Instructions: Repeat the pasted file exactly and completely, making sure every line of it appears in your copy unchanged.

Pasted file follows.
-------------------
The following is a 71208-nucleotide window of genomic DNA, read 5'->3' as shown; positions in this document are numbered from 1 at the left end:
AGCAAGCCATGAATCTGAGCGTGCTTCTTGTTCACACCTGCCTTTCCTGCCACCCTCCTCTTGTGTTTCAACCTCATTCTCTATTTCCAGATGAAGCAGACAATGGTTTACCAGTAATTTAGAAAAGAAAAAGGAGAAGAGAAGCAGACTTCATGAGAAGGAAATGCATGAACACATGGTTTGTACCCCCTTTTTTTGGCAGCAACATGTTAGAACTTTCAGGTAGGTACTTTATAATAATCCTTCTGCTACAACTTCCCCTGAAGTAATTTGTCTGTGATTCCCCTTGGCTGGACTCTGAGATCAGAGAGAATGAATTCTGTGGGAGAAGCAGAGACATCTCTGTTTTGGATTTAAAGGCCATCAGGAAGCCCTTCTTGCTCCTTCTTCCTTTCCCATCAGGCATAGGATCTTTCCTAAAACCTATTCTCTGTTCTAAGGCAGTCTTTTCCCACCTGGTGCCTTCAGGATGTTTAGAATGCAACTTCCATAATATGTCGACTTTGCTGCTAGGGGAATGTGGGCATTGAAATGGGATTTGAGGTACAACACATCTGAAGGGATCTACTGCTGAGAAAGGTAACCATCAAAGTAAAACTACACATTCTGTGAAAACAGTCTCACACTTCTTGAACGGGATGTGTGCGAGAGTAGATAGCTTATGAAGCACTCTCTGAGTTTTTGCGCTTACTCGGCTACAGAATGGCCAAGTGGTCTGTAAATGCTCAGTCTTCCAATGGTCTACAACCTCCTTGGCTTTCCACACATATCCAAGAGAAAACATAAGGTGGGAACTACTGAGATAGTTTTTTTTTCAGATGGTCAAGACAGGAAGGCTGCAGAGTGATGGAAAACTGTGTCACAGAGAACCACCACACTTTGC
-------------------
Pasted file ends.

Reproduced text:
The following is a 71208-nucleotide window of genomic DNA, read 5'->3' as shown; positions in this document are numbered from 1 at the left end:
AGCAAGCCATGAATCTGAGCGTGCTTCTTGTTCACACCTGCCTTTCCTGCCACCCTCCTCTTGTGTTTCAACCTCATTCTCTATTTCCAGATGAAGCAGACAATGGTTTACCAGTAATTTAGAAAAGAAAAAGGAGAAGAGAAGCAGACTTCATGAGAAGGAAATGCATGAACACATGGTTTGTACCCCCTTTTTTTGGCAGCAACATGTTAGAACTTTCAGGTAGGTACTTTATAATAATCCTTCTGCTACAACTTCCCCTGAAGTAATTTGTCTGTGATTCCCCTTGGCTGGACTCTGAGATCAGAGAGAATGAATTCTGTGGGAGAAGCAGAGACATCTCTGTTTTGGATTTAAAGGCCATCAGGAAGCCCTTCTTGCTCCTTCTTCCTTTCCCATCAGGCATAGGATCTTTCCTAAAACCTATTCTCTGTTCTAAGGCAGTCTTTTCCCACCTGGTGCCTTCAGGATGTTTAGAATGCAACTTCCATAATATGTCGACTTTGCTGCTAGGGGAATGTGGGCATTGAAATGGGATTTGAGGTACAACACATCTGAAGGGATCTACTGCTGAGAAAGGTAACCATCAAAGTAAAACTACACATTCTGTGAAAACAGTCTCACACTTCTTGAACGGGATGTGTGCGAGAGTAGATAGCTTATGAAGCACTCTCTGAGTTTTTGCGCTTACTCGGCTACAGAATGGCCAAGTGGTCTGTAAATGCTCAGTCTTCCAATGGTCTACAACCTCCTTGGCTTTCCACACATATCCAAGAGAAAACATAAGGTGGGAACTACTGAGATAGTTTTTTTTTCAGATGGTCAAGACAGGAAGGCTGCAGAGTGATGGAAAACTGTGTCACAGAGAACCACCACACTTTGC